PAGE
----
September 22 at 11:31am
Doctrine 7. For the sake of feeling confidence and security in regard to other men, some men wish to be eminent and powerful, failing to remember the limits of kingly power. If such men happen to achieve a life of safety, then they have attained their goal, which is a good. But if their lives are not in fact safe, they have failed in obtaining the goal for the sake of which they originally desired power, and that is the result that generally occurs according to Nature.
E.S. 67. A free life cannot acquire many possessions, because this is not easy to do without servility to mobs or monarchs, yet it possesses all things in unfailing abundance; and if by chance it obtains many possessions, it is easy to distribute them so as to win the gratitude of neighbors.
E.S. 81. The disturbance of the soul cannot be ended nor true joy created either by the possession of the greatest wealth or by honor and respect in the eyes of the mob or by anything else that is associated with or caused by unlimited desire.
"Darius", by C.P. Cavafy
The poet Phernazes is at work
upon an important passage in his epic poem;
how the Kingdom of Persia
is secured by Darius, son of Hystaspes
(from whom is descended our glorious king
Mithradates Dionysus Eupator).
The passage is philosophic. He has to describe
the feelings that animated Darius:
“arrogance” perhaps and “exultation”; or no—
more probably a sense of the vanity of human greatness.
The poet is meditating deeply on his theme.
Running in, his servant interrupts him,
and brings a most serious piece of news.
The war with the Romans has begun.
Our army in full force has crossed the frontier.
The poet is speechless. What a misfortune!
How will our glorious king
Mithradates Dionysus Eupator
find time to listen to Greek poetry now?
In the middle of a war —Greek poetry, indeed!
Phernazes is in despair. Alas, alas!
His “Darius” was certain to bring him fame
and silence once for all those envious detractors.
What a set-back, what a set-back to his plans!
Were it only a set-back, no matter,
but shall we be quite safe at Amisus?
The city walls are none of the strongest,
the Romans are most terrible enemies.
Can we hold our own against them,
we Cappadocians? Is it likely?
Can we make a stand against the legions?
Help! Help! O ye Great Gods, protectors of Asia, defend us.
Yet through all his distress and anxiety
the poetic obsession still comes and goes;
surely “arrogance” and “exultation” are more probable;
yes, “arrogance” and “exultation” were the feelings that animated Darius.
Analysis of the poem “Darius”, by C.P. Cavafy
The poet Phernazes is concerned to write an epic poem for Darius thinking what position he should keep on the way that he took the power. Does he write honestly what happened (Darius killed his brother to reap the power) assigning arrogance and drunkenness of power and displease the current king Mithridates, as he considered descendant of Darius, or embellish the reality in order to win the favor of the king ?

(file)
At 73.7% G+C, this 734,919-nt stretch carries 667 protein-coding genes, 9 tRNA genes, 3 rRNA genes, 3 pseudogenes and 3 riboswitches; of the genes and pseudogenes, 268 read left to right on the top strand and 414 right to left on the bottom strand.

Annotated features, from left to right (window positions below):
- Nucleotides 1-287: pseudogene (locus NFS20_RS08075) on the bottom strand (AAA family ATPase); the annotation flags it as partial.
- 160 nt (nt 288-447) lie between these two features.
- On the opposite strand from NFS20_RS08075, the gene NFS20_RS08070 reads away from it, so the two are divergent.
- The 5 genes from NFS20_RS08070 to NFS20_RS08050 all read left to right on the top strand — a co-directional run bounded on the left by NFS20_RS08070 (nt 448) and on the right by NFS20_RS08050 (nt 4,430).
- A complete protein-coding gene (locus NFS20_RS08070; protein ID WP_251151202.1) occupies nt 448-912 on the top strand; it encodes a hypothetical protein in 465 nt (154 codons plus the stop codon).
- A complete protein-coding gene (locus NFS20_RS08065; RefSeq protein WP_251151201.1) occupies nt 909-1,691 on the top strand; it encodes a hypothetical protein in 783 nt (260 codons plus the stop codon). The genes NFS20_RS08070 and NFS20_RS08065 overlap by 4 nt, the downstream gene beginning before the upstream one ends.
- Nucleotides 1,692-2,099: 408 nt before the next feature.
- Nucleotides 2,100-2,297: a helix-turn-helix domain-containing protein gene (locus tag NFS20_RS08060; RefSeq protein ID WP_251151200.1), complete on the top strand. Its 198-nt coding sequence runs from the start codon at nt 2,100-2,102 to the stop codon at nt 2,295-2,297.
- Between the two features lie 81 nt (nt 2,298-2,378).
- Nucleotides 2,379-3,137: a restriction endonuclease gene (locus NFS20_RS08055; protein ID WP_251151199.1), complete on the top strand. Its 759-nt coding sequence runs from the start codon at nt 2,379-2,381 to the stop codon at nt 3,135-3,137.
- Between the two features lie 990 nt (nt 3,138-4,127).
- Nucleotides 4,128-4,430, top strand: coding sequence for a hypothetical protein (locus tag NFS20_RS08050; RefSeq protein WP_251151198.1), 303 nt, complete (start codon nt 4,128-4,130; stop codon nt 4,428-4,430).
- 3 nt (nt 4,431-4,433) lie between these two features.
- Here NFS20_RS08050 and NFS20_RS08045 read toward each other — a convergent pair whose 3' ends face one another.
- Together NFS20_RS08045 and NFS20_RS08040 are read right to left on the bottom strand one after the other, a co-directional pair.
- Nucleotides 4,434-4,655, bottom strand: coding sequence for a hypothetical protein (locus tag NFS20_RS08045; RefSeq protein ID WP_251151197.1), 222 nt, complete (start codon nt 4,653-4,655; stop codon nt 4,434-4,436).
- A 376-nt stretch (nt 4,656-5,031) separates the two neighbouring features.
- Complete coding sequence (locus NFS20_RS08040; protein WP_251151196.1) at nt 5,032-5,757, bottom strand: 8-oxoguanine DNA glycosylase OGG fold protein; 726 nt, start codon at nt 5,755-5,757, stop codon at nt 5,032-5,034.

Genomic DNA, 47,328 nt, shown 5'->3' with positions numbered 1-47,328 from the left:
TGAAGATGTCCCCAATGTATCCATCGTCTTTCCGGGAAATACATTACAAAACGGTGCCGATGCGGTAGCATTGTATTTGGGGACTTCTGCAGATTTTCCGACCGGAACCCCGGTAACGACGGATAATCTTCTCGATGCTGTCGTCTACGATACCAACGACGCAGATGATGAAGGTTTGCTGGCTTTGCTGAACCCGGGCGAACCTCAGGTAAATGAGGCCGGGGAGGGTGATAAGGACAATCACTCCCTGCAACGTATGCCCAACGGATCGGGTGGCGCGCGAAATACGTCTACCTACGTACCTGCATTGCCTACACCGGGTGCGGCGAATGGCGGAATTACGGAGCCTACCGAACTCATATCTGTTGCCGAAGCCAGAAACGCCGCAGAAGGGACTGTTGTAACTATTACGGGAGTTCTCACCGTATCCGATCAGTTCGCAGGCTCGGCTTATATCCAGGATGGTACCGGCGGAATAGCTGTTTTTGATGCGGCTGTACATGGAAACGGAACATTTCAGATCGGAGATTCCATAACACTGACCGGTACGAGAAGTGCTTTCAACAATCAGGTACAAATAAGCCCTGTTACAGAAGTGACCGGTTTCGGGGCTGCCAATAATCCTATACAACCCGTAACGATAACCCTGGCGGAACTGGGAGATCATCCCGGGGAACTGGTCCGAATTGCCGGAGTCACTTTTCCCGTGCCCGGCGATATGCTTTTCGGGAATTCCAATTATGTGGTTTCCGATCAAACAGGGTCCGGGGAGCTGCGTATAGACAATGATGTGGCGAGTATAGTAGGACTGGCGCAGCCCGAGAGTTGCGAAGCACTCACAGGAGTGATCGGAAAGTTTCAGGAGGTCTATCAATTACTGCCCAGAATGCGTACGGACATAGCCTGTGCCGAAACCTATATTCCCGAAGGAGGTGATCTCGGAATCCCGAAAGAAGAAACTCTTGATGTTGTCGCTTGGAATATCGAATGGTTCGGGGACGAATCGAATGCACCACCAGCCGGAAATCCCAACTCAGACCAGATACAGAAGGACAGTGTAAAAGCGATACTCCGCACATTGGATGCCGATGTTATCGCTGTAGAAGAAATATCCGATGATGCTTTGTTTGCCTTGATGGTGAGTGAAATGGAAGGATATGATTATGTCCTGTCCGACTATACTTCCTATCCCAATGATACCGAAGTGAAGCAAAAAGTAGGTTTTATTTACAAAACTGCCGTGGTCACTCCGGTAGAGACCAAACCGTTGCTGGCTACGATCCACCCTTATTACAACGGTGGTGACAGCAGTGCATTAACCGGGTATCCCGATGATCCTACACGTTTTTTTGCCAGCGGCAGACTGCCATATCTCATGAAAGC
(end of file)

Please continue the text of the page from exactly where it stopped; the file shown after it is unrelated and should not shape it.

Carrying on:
He decides to become likeable to Mithridates and reap the benefit of its own priorities as a poet. Thus, it is an opportunistic and selfish driven by his own personal interest. A slimy flatterer who is "selling out" and even his art to secure the favor of the powerful king and to be grown among his competitors, the other poets . Even though he learns that the war was starting, he does not lament, for the evil that finds his country, but only just because his plans were canceled.
However, the poet Phernazes will change his attitude when he would realize the change of historical and real circumstances. The initial disappointment at the cancellation of his poetic projects succeeded by uncertainty of the fate of the city but also of his own. He considers now that the city of Amisus is not a sufficiently fortified city and the Romans are the most terrible enemies. His agitation from fear, and as his despair is been escalated, he invokes the gods ("gods, great protectors of Asia, defend us"). From this point we conclude that his Asian descent prevails in his thought, while his Greek culture has been marginalized. The Cavafy irony discharges the dramatic intensity of the lyrics.
"The poetic idea comes and goes despite the turmoil and trouble.
The defeat and the end of Mithridates is near; and now Phernazes will decide without fear, to serve his poetic art from the path of truth (perhaps thinking that with this, he will win the favor of the Romans who now are taking the power in his conquered country) Thus, Phernazes is honest when the new world order will entrain him just we to understand this honesty as alignment with this new order.
However Phernazes becomes poet again influenced by the war climate, and he adjusts his poetic thought. In such crucial times of agitation and poor reflective of thought "like an understanding of the vanity of greatness" does not match, while the attribution of arrogance and drunkenness of power fit and to Darius ; and to Mithridates ; and to the Romans and all executers of an arrogant power.
Cavafy seems to believe that the poetic activity can not be suspended, even under such adverse conditions; when the poetic practice can be adapted, influenced by the surrounding historical and social facts.